The daughter of a maths lecturer who has been known to ask job applicants to prove themselves by multiplying fractions (yikes), Truss can be logical to a fault. There is a touch of Mr Spock’s naughty niece about her. Logic makes her formidable in debate, but nuance can elude her. After such an epic public humiliation, most people would don the Greta Garbo headscarf and sunglasses and scurry off to lick their wounds in private for a few years. Not Liz.

Truss has come out fighting with a combative, brutally honest book about establishment groupthink and the way the woke Left has colonised our institutions. Of Cabinet meetings, she observes archly: “Even suggesting that a Conservative government should keep its election promises not to raise taxes was somehow regarded as an extremist position.”

At the very least, Truss’s book will help infuriated Tory voters understand why the Conservative government they thought they voted for behaves as if it’s being held hostage by Extinction Rebellion.

She insists that Ten Years To Save the West: Lessons from the Only Conservative in the Room is not a complaint about how unfairly she was treated. Nonetheless, amid the higher musings on the decline of a complacent West under sappy, liberal leaders like Joe Biden and Justin Trudeau, there is a fair amount of score-settling. (The book is not recommended holiday reading for Michael Gove; the Governor of the Bank of England, whom Truss mischievously calls “Rock-a-bye Bailey” for his comatose performance; senior civil servants or other members of the Whitehall “blob” who all get the blowtorch treatment.) 

We meet at one of those grand, think tank places in a Mayfair Georgian terrace. Truss is impeccably groomed in navy trouser suit with a cream blouse and that gold-circle necklace she wore throughout her leadership campaign like a talisman (a present from her husband Hugh). I’d say she was looking quite Hillary Clinton, but she’d probably self-combust on the spot. When I tell her I really liked the book because it’s much more readable than most pull-your-punches political tomes she says she thinks the book is “quite emotional”. (Er, no, Liz, it really isn’t.) I laugh and Truss, seeing the funny side, starts laughing too. “OK, it’s quite emotional,” she says drily, pausing a beat, “For me.”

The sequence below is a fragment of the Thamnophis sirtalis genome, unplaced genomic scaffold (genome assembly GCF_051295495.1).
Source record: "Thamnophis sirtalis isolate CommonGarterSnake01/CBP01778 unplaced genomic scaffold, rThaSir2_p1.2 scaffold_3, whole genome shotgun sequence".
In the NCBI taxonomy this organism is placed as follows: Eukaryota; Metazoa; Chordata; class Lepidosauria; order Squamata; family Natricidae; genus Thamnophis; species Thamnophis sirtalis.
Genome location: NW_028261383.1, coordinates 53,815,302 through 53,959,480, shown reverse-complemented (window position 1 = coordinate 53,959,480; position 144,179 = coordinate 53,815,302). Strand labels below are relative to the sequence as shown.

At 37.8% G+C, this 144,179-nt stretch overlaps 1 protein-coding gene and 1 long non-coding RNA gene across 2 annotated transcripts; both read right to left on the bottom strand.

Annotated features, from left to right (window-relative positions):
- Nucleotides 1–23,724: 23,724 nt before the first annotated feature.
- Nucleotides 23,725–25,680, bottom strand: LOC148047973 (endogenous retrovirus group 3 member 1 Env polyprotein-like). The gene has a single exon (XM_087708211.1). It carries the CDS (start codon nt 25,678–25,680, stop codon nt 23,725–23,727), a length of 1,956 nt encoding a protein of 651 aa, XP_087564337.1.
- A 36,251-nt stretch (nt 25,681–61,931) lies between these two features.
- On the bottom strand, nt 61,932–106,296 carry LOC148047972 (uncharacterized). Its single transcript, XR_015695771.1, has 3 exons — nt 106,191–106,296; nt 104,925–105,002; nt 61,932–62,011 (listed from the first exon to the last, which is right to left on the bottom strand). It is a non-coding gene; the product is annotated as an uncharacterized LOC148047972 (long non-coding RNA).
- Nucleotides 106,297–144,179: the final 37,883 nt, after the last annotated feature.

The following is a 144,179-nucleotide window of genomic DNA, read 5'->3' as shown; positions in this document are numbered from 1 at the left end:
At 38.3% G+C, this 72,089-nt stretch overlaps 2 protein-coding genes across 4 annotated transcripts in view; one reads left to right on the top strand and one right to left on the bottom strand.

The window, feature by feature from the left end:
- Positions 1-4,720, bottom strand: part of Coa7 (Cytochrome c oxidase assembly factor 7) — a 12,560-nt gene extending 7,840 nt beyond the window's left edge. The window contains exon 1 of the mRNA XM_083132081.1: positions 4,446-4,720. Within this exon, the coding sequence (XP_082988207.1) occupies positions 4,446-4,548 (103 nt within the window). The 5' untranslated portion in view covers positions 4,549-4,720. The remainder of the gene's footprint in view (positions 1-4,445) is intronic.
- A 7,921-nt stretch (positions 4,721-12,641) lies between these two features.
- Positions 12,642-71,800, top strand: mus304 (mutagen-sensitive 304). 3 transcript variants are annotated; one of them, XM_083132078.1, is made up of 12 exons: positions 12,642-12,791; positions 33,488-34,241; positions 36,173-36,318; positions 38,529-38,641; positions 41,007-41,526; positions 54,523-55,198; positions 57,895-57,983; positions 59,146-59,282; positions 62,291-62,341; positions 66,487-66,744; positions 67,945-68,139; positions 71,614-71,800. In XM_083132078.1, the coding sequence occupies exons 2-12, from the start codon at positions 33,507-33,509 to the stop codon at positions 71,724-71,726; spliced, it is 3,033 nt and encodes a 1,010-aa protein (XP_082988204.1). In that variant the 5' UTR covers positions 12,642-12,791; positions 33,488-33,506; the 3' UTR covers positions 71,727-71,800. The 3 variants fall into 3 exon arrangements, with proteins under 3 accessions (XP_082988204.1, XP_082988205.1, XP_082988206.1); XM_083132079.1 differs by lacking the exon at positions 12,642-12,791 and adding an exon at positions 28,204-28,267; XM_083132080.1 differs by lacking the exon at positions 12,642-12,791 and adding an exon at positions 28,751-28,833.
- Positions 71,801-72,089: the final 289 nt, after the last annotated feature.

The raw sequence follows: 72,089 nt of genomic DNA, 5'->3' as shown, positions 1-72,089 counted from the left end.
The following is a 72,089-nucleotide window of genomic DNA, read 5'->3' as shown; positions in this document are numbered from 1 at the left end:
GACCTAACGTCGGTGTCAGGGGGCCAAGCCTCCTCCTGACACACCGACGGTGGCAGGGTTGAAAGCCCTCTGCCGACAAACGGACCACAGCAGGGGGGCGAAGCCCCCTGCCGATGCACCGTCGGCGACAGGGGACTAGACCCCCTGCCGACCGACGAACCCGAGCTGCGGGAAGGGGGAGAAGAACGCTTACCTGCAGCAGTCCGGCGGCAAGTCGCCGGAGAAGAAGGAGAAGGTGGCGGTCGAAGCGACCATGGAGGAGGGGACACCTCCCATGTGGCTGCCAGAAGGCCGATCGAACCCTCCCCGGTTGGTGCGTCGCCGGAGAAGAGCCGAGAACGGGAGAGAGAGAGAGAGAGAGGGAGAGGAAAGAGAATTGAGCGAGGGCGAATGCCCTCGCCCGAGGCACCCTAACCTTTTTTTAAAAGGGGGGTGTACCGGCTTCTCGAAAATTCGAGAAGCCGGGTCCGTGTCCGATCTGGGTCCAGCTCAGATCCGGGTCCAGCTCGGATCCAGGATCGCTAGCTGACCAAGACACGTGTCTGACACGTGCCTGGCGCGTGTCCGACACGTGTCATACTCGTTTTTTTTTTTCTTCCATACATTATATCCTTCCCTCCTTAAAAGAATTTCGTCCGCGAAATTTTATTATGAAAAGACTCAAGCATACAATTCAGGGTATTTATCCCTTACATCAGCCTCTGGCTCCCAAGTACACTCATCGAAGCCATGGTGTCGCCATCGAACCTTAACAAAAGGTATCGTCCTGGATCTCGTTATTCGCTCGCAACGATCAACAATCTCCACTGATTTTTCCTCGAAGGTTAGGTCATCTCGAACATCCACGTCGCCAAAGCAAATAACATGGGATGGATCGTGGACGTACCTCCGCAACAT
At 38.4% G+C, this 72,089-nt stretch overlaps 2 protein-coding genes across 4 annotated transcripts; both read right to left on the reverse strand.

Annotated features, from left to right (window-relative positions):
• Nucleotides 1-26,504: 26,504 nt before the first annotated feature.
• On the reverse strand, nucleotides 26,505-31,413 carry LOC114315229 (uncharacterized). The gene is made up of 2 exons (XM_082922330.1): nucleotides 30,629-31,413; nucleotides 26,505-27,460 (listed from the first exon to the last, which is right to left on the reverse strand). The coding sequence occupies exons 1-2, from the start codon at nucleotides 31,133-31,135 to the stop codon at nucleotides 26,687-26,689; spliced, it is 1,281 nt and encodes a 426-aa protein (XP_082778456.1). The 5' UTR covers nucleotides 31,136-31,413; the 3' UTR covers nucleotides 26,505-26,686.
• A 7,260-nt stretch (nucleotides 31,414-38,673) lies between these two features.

Some colleagues suggest she is still in denial about what happened during those 49 whirlwind days of her disastrous premiership. Doesn’t Truss feel embarrassed looking back? Regretful? Do you feel shame, Liz?

“The people who claim I crashed the economy are not telling the truth,” she says. “They’re either very stupid or very malevolent. Because it’s clearly not true so they should be ashamed of themselves.”

But you must realise people say their mortgage has gone up because of Liz Truss?    

“It’s not true,” she says again. (The girl from Leeds sounds more bluntly Yorkshire when she’s irritated or defiant.) “What I care about is the truth,” she continues, “I don’t care about what ignoramuses in the BBC say. If I cared about that, I wouldn’t be a Conservative, I’d be a shape-shifting Conservative-In-Name-Only who was concerned about what people at London dinner parties thought.”

Surely, though, on a human level it must be devastating, I persist. There you were, prime minister at the age of 47, you’d reached the summit of your ambitions, you’d made it to Number 10, you finally had the power to achieve everything you’d dreamed of doing when, Pooff!, you blew it!